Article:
Warren’s rapid ascent has highlighted growing tensions in the Democratic Party about its identity in the post-Obama era. [..]
Leaders at three centrist groups – the Progressive Policy Institute (PPI), the New Democrat Network (NDN) and Third Way – arranged a series of meetings with moderates after the disastrous midterm elections to “discuss the future of the party,” according to a source close to the NDC.
The laughable part in that article is thinking that Barack Obama’s election in 2008 brought about a shift to the left in Democratic caucus was bad for the party:
One sign of the shift is the decline of the Blue Dog Coalition, a once-sizable bloc of conservative Democrats that is nearly extinct. More than two-dozen of its members were ousted from office in 2010.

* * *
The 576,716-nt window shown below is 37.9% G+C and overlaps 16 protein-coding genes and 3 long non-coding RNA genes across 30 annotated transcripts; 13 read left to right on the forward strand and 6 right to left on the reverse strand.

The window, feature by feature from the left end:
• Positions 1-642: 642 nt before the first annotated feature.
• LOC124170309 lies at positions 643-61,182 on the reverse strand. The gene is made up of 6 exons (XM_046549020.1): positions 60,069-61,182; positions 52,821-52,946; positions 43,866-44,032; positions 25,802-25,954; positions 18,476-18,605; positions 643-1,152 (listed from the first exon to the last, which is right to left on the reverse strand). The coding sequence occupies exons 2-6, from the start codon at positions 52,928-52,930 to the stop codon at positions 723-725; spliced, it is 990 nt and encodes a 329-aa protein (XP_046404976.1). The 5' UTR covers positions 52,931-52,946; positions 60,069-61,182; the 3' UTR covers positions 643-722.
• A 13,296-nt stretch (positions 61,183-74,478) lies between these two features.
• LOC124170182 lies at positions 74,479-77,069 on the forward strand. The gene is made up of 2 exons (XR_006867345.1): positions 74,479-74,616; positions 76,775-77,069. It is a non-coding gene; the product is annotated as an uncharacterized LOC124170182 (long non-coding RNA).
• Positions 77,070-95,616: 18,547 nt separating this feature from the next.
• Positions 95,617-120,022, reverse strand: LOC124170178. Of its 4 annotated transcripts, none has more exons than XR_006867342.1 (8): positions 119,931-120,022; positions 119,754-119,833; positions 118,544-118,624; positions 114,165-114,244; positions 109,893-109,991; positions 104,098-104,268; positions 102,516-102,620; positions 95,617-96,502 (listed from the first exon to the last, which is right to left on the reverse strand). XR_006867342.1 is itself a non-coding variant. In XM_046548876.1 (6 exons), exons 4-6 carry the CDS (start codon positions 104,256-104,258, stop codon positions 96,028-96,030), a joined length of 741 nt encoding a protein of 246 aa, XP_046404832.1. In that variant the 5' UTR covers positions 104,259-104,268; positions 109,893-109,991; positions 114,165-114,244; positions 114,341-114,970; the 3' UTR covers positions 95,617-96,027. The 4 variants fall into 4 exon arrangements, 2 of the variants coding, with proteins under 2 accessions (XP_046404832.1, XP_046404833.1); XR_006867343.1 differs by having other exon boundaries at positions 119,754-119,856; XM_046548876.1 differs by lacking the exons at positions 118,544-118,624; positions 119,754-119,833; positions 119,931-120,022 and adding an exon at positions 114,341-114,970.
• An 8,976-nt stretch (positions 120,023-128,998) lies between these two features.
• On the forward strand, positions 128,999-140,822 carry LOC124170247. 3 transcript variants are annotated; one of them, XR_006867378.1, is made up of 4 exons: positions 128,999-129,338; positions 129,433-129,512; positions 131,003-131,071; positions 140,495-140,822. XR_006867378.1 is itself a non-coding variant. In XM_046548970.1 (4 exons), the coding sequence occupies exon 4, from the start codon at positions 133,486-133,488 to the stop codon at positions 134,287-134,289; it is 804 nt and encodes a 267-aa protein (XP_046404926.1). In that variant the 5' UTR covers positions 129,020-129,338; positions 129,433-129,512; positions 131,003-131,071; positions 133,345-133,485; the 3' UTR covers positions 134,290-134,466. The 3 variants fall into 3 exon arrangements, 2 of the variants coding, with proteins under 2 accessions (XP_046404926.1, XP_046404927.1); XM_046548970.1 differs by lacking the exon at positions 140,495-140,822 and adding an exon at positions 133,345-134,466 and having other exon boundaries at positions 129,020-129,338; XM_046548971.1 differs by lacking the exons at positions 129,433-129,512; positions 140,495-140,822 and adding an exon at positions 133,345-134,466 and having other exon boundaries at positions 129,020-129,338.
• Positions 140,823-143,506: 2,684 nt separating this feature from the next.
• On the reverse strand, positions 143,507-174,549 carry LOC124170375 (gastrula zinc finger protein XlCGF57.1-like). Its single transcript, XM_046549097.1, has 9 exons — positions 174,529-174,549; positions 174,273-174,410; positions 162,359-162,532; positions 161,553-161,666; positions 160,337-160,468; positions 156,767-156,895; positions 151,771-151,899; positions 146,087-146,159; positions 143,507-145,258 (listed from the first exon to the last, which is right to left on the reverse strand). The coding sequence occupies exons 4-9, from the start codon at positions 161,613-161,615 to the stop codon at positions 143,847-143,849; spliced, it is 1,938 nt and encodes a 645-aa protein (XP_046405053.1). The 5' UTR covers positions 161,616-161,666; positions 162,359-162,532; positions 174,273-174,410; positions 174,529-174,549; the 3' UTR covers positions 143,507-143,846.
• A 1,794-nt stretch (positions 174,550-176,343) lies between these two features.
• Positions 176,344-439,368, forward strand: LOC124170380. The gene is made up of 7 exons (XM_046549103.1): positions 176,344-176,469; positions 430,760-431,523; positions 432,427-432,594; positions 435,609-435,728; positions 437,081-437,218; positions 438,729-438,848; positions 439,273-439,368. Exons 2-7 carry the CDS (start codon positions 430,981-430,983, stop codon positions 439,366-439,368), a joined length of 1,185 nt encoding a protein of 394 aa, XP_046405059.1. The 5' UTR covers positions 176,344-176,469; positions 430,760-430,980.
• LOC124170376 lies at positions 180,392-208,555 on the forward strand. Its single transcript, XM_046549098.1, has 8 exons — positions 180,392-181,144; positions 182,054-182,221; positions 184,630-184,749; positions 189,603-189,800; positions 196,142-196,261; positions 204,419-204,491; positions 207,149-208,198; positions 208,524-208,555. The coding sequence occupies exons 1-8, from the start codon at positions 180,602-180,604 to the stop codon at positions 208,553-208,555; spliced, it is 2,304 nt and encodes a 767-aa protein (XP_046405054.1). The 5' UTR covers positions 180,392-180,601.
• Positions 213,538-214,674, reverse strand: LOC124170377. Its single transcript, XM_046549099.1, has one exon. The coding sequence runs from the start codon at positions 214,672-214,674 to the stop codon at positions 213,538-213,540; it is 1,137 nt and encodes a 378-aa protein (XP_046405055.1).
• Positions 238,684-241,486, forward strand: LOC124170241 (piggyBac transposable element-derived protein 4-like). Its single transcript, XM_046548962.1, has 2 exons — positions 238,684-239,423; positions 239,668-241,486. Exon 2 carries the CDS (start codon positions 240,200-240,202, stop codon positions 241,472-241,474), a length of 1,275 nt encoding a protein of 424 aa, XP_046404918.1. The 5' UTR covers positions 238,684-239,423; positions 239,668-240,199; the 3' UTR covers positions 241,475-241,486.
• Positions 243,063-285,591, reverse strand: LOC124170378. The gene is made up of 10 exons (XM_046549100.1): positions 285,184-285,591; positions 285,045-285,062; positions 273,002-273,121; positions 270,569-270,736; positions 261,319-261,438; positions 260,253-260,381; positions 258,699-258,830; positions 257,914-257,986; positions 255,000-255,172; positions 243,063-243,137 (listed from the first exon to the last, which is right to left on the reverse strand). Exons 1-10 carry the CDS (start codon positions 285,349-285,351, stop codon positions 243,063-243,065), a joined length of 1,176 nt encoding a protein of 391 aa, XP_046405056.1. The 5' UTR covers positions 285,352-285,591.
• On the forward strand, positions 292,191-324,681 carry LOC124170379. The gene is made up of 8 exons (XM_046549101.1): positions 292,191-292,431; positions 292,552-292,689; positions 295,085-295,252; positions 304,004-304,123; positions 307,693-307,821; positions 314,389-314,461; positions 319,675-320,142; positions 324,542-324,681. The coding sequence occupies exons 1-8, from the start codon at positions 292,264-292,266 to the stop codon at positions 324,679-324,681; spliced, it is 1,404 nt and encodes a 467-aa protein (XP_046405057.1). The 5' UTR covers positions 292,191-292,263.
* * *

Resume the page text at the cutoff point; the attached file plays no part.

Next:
Sen. Tom Carper (D-Del.), who is viewed as a centrist, said the centrist strain of politician is declining and estimated that “there’s fewer than 100” left in Congress.
“We need more moderates and centrists in both parties,” Carper said. “Part of politics is the art of compromise.”
The problem with that thinking is that it was centrist/right wing/Blue Dog policies that lost the Democrats the House in 2010 and this year the Senate. You can’t compromise with the right wing fundamentalists who are dominating the GOP. That lesson should have been learned during the debt ceiling fight in 2011 when Speaker of the House John Boehner (R-OH) bragged that he got 98% of what he wanted. That’s not compromise, that’s caving. House Minority leader Nancy Pelosi (D-CA) got the message and held the Democratic caucus together during last week’s battle to pass a clean funding bill for the Department of Homeland Security. Today that clean bill passed.